May 22 (Bloomberg) -- Three U.S. public companies identified as Chinese hacking victims didn’t report the theft of trade secrets and other data to investors, despite rules designed to disclose significant events.
Two of the companies -- aluminum maker Alcoa Inc. and metals supplier Allegheny Technologies Inc. -- said the thefts weren’t “material” to their businesses and therefore don’t have to be disclosed under Securities and Exchange Commission rules designed to give investors information that may affect share prices.
The Justice Department, in an indictment unsealed on May 19, alleged that five Chinese military officials conspired to steal information from the U.S. nuclear power, metals and solar industries that would be useful to competitors in China.
The military officials illegally breached computers at Alcoa, Allegheny Technologies and U.S. Steel Corp. between 2006 and 2014, the Justice Department said in its indictment.
There is no explicit requirement under the federal securities laws that require companies to disclose when they have been hacked, said Bradley J. Bondi, a partner at Cadwalader, Wickersham & Taft who leads its securities enforcement group and previously worked at the SEC.
Under SEC rules, companies must disclose any information that would affect an investor’s willingness to own shares. The SEC told companies in October 2011 that cybersecurity risks and cyber-attacks might be material and may have to be disclosed if they affect other claims in a company’s public filings.
Zippo Sues Lorillard Unit for Infringing ‘Blu’ Trademarks
Zippo Manufacturing Co., the maker of Zippo lighters, said in a statement it has sued Greensboro, North Carolina-based Lorillard Inc.’s LOEC unit for trademark infringement.
The suit, filed in federal court in California, is in response to the Lorillard unit’s April 7 suit filed in the same court, seeking a declaration it doesn’t infringe Zippo’s “Blu” trademarks used to convey the color of a lighter’s flame. Lorillard said in its complaint that it filed suit because of opposition from Bradford, Pennsylvania-based Zippo to the tobacco company’s application to register “blu cart” and “blu sigs.”
Lorillard’s case is LOEC Inc., v. Zippmark Inc., 2:14-cv-02596, U.S. District Court, Central District of California (Los Angeles).
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China’s Shenzhen QVOD Technology Hit With $47.7 Million Fine
Shenzhen QVOD Technology Co., a provider of online entertainment videos, was fined 260 million yuan ($47.7 million) for copyright infringement and for making pornography available to its 300 million users, South China Morning Post reported.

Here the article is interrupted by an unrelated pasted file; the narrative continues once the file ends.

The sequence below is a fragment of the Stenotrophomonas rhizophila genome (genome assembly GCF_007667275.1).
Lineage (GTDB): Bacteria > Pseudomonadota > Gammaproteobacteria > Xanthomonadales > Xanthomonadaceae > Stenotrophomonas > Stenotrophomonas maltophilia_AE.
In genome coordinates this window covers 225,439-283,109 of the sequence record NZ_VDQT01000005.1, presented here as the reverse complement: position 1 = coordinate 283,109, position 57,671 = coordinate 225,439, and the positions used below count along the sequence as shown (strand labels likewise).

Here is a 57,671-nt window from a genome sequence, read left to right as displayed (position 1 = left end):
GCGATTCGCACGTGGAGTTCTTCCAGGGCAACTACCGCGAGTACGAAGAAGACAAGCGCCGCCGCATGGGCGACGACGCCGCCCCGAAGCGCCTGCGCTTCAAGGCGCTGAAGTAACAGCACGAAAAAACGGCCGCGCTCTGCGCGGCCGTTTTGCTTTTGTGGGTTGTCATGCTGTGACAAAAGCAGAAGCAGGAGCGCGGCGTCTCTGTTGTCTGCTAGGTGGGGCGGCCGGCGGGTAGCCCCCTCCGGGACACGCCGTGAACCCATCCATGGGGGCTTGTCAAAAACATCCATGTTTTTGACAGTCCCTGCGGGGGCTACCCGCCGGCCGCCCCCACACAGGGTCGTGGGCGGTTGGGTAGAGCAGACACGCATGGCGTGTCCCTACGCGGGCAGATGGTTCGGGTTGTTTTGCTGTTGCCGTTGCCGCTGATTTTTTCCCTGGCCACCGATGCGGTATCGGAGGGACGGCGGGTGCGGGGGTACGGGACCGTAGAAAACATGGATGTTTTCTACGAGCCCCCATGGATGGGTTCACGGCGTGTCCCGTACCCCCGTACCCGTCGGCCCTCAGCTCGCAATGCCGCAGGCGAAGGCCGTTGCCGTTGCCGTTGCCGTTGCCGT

The company’s Internet business license was revoked in April by China’s National Office Against Pornographic and Illegal Publications, and its servers were shut down for copyright violation by that country’s National Copyright Administration, according to the newspaper.
University Warns Against Publishing Its Cease-and-Desist Letter
Australia’s University of Queensland sent a cease-and-desist letter May 15 to a blogger who allegedly had some of the university’s intellectual property in his possession.
In addition to warning him against publishing the data, the letter also advised the blogger that publishing the cease-and-desist letter would infringe the university’s copyright.
The blogger, Brandon Shollenberger, then immediately published the letter on his blog, which covers scientific studies of climate change and skeptics response the studies.
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Leahy Moves ‘Patent Troll’ Bill Off Senate Judiciary Agenda
U.S. Senator Patrick Leahy took proposed legislation addressing the problem of so-called “patent trolls” off the Senate Judiciary Committee agenda because of a lack of agreement among stakeholders.
In a statement yesterday, the judiciary committee chairman said that there was no agreement on how to deal with “the scourge of patent trolls” without putting an undue burden on companies and universities that rely on the patent system to protect their invention.
He said the committee has heard repeated concerns expressed that the bill, which has already passed the U.S. House of Representatives, went beyond the scope of dealing with patent trolls and could potentially have “severe unintended consequences” on legitimate patent holders.
If a more targeted approach can be crafted narrowing the focus to patent trolls, Leahy said he would bring it to the committee for consideration this year.
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